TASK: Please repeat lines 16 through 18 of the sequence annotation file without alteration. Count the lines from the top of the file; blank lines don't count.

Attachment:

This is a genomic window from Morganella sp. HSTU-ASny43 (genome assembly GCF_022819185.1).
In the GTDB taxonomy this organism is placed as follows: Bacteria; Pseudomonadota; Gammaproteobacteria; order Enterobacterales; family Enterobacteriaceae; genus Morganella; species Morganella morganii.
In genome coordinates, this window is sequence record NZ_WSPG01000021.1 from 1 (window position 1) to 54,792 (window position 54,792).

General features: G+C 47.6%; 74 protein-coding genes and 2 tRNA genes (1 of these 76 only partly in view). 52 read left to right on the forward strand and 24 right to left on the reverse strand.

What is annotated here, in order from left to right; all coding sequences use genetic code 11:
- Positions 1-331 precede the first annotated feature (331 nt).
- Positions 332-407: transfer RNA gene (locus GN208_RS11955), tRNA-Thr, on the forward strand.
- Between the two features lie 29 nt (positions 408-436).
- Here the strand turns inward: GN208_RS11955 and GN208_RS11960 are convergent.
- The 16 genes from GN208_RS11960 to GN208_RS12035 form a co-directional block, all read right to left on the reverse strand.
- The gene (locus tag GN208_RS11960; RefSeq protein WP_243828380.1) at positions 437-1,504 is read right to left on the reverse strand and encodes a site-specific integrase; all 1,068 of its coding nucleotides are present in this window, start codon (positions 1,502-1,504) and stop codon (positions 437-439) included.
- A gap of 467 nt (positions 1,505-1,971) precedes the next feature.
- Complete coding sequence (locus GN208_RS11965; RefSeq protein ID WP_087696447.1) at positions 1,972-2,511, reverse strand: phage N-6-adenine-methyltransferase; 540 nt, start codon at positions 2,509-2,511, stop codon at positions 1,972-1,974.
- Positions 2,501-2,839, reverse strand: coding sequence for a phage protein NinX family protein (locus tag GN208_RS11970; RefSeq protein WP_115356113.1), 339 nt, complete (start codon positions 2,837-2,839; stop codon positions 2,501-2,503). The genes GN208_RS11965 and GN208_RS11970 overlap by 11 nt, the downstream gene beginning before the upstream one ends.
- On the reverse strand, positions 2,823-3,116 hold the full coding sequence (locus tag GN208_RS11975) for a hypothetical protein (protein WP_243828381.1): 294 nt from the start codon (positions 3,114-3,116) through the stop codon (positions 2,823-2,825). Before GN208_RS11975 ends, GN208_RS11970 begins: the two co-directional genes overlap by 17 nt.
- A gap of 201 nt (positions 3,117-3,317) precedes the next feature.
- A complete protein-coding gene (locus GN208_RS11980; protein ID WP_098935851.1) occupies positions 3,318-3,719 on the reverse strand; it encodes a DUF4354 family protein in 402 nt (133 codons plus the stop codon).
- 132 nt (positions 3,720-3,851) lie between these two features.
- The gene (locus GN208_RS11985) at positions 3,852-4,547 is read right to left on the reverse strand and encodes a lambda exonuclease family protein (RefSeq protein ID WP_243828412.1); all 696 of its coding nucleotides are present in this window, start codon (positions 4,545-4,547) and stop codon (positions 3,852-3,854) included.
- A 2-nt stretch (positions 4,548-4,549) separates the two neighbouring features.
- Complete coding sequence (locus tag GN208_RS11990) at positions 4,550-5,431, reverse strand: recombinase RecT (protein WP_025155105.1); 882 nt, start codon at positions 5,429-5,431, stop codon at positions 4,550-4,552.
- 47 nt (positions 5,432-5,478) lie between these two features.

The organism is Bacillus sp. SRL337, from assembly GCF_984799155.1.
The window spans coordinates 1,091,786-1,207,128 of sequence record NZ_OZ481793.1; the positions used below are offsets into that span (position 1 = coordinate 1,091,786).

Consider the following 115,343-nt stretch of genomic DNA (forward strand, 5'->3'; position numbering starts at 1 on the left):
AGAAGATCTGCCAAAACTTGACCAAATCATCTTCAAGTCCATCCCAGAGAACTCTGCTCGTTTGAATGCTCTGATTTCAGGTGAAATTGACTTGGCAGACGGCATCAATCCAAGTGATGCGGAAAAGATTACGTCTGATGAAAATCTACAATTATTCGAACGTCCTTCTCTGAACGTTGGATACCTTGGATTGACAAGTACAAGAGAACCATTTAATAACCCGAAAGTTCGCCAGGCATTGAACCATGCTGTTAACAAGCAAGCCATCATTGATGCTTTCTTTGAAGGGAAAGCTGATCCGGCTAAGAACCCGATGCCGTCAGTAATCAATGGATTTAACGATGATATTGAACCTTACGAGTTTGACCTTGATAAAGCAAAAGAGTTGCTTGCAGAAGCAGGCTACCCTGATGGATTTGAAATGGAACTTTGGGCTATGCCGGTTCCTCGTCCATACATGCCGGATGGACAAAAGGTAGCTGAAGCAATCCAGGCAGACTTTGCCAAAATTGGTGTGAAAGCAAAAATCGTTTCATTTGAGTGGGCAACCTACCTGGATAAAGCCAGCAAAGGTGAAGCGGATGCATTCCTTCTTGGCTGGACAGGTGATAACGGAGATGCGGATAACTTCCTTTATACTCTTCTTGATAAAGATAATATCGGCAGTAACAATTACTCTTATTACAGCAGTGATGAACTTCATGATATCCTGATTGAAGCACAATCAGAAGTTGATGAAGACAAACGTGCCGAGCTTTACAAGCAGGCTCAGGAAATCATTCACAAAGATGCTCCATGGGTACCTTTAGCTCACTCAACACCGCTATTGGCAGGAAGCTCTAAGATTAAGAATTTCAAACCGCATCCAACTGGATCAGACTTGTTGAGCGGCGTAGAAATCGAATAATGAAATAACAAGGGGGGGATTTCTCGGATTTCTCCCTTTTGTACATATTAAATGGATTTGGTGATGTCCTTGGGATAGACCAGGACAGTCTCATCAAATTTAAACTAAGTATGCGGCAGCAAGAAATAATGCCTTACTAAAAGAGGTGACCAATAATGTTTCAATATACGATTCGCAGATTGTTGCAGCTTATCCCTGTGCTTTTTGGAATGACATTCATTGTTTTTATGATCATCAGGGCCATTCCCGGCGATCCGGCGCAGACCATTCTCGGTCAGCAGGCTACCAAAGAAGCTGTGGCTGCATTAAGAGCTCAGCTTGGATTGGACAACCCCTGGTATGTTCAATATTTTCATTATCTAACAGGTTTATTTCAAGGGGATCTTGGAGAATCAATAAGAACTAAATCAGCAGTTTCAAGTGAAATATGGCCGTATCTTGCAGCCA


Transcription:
- A gap of 201 nt (positions 3,117-3,317) precedes the next feature.
- A complete protein-coding gene (locus GN208_RS11980; protein ID WP_098935851.1) occupies positions 3,318-3,719 on the reverse strand; it encodes a DUF4354 family protein in 402 nt (133 codons plus the stop codon).
- 132 nt (positions 3,720-3,851) lie between these two features.